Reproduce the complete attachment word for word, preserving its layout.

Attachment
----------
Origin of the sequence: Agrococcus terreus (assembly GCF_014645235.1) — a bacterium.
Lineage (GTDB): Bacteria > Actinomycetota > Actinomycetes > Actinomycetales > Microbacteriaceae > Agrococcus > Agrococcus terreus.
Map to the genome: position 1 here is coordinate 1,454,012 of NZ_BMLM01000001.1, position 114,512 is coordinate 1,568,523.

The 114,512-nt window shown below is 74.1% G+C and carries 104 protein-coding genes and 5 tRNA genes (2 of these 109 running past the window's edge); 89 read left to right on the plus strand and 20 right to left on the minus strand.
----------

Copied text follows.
Origin of the sequence: Agrococcus terreus (assembly GCF_014645235.1) — a bacterium.
Lineage (GTDB): Bacteria > Actinomycetota > Actinomycetes > Actinomycetales > Microbacteriaceae > Agrococcus > Agrococcus terreus.
Map to the genome: position 1 here is coordinate 1,454,012 of NZ_BMLM01000001.1, position 114,512 is coordinate 1,568,523.

The 114,512-nt window shown below is 74.1% G+C and carries 104 protein-coding genes and 5 tRNA genes (2 of these 109 running past the window's edge); 89 read left to right on the plus strand and 20 right to left on the minus strand.